Military Interventions and Transnational Terrorism: An Intense Relationship
University of Illinois at Chicago
Matthew D. Powers
Weil Gotshal & Manges LLP
APSA 2010 Annual Meeting Paper
Given that international military interventions provide both the opportunity and willingness for the adoption of transnational terrorist tactics, these military encroachments provide an ideal environment in which terrorism can flourish. However, military interventions’ exacerbating effect on terrorism should depend on the intensity - perceived in terms of troop size - of the intervention in question. In particular, very low-scale and very high-scale military interventions should have little or no effect on transnational terrorism, while interventions of intermediate intensity should have a statistically significant positive effect. The reasoning for this hypothesis is drawn from resource-mobilization theory in which it is posited that the potential for political violence results from a group’s ability to mobilize resources in support of collective action. A cross-sectional, time-series data analysis of 165 countries from 1968 to 2005 reveals that, when military interventions are categorized according to intensity, only those with moderate numbers of troops are consistent, positive predictors of terrorism. n policy terms, these findings suggest that transnational terrorist violence may be mitigated through a policy of military restraint or overwhelming military force.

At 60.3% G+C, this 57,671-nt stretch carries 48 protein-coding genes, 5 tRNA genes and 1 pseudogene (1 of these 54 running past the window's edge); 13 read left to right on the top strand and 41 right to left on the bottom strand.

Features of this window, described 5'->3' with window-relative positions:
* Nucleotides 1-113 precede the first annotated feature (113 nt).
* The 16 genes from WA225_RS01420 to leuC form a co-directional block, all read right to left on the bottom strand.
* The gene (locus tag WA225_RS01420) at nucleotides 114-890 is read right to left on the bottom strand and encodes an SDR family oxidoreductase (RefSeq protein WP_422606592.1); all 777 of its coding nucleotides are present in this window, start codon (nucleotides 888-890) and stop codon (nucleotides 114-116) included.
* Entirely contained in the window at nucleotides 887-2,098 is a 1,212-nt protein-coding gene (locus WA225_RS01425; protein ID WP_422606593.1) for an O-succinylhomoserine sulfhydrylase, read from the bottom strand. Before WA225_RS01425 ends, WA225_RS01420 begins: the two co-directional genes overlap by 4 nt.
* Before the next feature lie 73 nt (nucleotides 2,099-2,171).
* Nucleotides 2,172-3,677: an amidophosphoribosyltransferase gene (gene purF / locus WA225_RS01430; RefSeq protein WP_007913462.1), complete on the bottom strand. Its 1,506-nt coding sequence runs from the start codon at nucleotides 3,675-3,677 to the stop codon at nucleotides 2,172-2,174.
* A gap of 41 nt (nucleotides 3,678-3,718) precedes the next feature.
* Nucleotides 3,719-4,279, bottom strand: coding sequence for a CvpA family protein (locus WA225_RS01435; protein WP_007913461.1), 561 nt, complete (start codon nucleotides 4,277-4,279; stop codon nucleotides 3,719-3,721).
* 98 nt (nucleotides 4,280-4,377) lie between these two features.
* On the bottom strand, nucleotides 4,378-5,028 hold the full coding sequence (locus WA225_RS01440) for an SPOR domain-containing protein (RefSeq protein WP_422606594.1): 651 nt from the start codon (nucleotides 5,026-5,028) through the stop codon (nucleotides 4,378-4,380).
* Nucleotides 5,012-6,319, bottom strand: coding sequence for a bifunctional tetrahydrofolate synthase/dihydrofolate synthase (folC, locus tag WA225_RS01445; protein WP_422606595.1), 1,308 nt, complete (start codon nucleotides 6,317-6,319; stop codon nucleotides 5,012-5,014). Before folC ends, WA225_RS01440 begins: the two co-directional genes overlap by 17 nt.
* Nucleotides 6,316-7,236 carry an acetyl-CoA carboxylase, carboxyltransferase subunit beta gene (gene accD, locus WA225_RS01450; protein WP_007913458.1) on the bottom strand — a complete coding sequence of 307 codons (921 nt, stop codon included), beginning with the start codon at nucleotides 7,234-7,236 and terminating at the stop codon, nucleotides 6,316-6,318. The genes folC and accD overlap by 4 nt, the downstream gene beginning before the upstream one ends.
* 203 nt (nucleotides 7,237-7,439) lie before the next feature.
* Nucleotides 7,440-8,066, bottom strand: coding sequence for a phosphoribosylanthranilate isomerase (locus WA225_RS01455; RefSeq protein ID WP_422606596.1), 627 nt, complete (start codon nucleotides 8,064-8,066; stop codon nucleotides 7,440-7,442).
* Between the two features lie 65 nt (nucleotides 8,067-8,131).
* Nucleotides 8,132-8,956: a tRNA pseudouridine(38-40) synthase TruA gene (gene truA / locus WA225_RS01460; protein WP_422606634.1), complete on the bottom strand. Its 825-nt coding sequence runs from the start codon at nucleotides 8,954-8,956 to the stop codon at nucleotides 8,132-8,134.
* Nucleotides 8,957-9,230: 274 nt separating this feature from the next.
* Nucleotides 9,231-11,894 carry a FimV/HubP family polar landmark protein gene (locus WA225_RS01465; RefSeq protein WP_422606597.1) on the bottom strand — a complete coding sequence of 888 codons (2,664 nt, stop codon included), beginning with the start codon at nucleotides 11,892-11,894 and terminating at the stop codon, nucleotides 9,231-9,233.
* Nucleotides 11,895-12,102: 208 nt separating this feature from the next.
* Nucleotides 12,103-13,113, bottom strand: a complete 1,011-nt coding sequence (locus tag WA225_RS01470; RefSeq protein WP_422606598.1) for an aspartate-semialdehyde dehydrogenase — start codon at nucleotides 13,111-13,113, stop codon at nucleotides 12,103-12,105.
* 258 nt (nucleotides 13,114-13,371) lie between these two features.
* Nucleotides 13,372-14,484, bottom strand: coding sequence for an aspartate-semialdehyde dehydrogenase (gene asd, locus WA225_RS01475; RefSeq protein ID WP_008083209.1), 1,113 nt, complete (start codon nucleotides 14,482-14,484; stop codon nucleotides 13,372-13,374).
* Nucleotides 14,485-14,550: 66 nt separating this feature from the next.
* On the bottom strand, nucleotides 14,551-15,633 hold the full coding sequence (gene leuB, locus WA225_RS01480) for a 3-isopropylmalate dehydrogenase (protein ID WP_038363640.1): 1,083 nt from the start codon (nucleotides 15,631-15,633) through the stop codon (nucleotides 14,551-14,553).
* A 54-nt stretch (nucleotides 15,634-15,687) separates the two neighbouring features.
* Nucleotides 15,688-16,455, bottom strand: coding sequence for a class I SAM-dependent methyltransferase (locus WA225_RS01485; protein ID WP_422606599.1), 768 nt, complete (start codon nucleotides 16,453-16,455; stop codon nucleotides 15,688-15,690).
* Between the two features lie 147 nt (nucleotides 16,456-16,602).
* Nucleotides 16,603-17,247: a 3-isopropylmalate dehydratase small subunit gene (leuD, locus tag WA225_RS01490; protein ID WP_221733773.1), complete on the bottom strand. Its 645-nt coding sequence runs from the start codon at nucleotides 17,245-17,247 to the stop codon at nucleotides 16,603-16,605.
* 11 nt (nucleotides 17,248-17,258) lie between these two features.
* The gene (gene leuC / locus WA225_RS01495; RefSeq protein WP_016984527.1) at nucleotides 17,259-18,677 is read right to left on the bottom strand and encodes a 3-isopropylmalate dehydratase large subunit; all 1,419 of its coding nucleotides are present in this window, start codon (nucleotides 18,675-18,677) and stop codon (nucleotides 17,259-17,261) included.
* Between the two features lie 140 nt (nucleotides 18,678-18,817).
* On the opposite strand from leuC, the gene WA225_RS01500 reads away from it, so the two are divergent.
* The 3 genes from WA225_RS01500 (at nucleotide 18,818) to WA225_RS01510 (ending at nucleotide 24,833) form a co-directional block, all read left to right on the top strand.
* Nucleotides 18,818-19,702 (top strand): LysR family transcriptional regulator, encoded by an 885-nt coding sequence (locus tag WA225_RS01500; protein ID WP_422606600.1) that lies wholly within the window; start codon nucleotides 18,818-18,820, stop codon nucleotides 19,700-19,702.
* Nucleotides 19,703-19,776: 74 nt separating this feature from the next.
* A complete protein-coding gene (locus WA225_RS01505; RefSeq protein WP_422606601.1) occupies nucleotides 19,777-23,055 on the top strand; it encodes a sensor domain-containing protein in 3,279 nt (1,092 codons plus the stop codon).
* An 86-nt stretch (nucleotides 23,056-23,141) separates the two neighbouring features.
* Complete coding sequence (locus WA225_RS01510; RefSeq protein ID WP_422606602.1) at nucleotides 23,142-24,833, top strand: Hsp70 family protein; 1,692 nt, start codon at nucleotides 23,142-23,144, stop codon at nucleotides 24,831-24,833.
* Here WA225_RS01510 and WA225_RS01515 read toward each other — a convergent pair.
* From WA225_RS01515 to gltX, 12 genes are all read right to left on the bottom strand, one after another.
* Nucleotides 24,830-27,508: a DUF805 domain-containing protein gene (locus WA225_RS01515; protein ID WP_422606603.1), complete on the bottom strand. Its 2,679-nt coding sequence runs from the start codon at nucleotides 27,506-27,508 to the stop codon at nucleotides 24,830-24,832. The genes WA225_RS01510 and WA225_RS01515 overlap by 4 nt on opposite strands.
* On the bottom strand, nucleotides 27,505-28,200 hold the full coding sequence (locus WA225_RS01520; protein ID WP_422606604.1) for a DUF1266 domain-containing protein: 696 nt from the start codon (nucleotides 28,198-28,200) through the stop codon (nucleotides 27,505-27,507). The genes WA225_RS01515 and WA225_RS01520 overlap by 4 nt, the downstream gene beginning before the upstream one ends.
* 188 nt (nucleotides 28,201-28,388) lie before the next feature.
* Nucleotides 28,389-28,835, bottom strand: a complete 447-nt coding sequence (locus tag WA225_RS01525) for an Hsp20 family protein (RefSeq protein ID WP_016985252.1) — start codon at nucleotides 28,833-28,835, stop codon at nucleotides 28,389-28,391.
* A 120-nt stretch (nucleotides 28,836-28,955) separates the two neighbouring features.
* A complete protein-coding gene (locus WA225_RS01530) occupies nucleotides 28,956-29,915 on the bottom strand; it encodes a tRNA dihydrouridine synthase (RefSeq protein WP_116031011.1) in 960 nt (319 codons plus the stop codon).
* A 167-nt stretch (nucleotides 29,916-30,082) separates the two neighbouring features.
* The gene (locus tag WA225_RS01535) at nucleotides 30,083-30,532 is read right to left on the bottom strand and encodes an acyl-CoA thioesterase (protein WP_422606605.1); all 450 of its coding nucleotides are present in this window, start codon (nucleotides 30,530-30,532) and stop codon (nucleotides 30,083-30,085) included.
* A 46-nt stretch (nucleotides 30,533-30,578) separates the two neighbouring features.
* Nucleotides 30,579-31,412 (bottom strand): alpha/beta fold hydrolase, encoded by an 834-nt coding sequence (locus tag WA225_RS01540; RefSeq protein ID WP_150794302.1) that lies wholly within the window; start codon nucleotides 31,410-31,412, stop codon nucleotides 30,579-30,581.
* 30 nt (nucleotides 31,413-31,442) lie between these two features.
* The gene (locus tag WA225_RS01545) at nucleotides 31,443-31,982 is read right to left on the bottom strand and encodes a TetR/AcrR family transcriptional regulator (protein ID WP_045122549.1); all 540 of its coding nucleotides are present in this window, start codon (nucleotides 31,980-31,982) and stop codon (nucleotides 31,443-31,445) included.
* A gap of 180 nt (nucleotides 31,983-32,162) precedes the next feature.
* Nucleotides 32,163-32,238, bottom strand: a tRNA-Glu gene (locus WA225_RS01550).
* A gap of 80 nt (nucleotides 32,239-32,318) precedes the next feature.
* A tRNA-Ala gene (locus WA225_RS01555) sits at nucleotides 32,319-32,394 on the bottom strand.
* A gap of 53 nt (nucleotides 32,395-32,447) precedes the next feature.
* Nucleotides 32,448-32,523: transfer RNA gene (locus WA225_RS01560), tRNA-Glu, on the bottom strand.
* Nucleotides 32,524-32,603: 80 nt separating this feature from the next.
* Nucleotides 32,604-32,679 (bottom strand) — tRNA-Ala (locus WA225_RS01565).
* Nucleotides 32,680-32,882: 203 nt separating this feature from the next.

Number of Pages in PDF File: 41
Keywords: transnational terrorism, military interventions, resource-mobilizationworking papers series
Date posted: August 11, 2010 ; Last revised: September 6, 2010
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